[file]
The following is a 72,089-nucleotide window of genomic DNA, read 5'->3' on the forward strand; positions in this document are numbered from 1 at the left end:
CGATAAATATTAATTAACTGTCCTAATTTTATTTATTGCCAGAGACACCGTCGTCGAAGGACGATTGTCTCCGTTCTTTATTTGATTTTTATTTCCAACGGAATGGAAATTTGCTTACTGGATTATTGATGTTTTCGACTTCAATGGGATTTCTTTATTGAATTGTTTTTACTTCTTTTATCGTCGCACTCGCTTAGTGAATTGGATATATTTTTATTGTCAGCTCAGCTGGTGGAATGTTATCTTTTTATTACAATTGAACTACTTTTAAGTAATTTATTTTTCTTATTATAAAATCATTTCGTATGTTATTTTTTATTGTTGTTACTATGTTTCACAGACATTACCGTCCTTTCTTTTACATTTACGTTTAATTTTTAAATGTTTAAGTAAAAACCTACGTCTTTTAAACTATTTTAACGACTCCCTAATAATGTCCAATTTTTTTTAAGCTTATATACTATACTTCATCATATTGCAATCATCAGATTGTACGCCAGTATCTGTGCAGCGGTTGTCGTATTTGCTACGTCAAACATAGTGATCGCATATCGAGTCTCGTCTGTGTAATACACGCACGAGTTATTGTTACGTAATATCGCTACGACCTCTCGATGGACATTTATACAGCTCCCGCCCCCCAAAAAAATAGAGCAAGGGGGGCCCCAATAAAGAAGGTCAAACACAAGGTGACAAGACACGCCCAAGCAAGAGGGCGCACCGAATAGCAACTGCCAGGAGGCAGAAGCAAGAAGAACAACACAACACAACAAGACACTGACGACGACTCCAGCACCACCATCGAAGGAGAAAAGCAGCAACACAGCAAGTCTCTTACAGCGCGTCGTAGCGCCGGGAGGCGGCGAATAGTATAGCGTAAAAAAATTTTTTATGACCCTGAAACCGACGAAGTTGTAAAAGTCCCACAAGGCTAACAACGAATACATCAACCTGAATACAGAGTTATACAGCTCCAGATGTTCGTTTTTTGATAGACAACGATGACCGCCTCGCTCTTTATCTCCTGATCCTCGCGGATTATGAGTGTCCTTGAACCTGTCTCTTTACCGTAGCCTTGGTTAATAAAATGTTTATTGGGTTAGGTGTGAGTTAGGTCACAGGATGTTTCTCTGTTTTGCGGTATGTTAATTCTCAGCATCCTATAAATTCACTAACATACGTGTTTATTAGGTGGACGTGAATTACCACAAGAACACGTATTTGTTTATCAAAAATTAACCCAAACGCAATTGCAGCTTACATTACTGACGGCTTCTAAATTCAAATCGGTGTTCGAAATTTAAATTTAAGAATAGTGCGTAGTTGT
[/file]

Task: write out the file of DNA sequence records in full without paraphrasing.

The following is a 72,089-nucleotide window of genomic DNA, read 5'->3' on the forward strand; positions in this document are numbered from 1 at the left end:
CGATAAATATTAATTAACTGTCCTAATTTTATTTATTGCCAGAGACACCGTCGTCGAAGGACGATTGTCTCCGTTCTTTATTTGATTTTTATTTCCAACGGAATGGAAATTTGCTTACTGGATTATTGATGTTTTCGACTTCAATGGGATTTCTTTATTGAATTGTTTTTACTTCTTTTATCGTCGCACTCGCTTAGTGAATTGGATATATTTTTATTGTCAGCTCAGCTGGTGGAATGTTATCTTTTTATTACAATTGAACTACTTTTAAGTAATTTATTTTTCTTATTATAAAATCATTTCGTATGTTATTTTTTATTGTTGTTACTATGTTTCACAGACATTACCGTCCTTTCTTTTACATTTACGTTTAATTTTTAAATGTTTAAGTAAAAACCTACGTCTTTTAAACTATTTTAACGACTCCCTAATAATGTCCAATTTTTTTTAAGCTTATATACTATACTTCATCATATTGCAATCATCAGATTGTACGCCAGTATCTGTGCAGCGGTTGTCGTATTTGCTACGTCAAACATAGTGATCGCATATCGAGTCTCGTCTGTGTAATACACGCACGAGTTATTGTTACGTAATATCGCTACGACCTCTCGATGGACATTTATACAGCTCCCGCCCCCCAAAAAAATAGAGCAAGGGGGGCCCCAATAAAGAAGGTCAAACACAAGGTGACAAGACACGCCCAAGCAAGAGGGCGCACCGAATAGCAACTGCCAGGAGGCAGAAGCAAGAAGAACAACACAACACAACAAGACACTGACGACGACTCCAGCACCACCATCGAAGGAGAAAAGCAGCAACACAGCAAGTCTCTTACAGCGCGTCGTAGCGCCGGGAGGCGGCGAATAGTATAGCGTAAAAAAATTTTTTATGACCCTGAAACCGACGAAGTTGTAAAAGTCCCACAAGGCTAACAACGAATACATCAACCTGAATACAGAGTTATACAGCTCCAGATGTTCGTTTTTTGATAGACAACGATGACCGCCTCGCTCTTTATCTCCTGATCCTCGCGGATTATGAGTGTCCTTGAACCTGTCTCTTTACCGTAGCCTTGGTTAATAAAATGTTTATTGGGTTAGGTGTGAGTTAGGTCACAGGATGTTTCTCTGTTTTGCGGTATGTTAATTCTCAGCATCCTATAAATTCACTAACATACGTGTTTATTAGGTGGACGTGAATTACCACAAGAACACGTATTTGTTTATCAAAAATTAACCCAAACGCAATTGCAGCTTACATTACTGACGGCTTCTAAATTCAAATCGGTGTTCGAAATTTAAATTTAAGAATAGTGCGTAGTTGT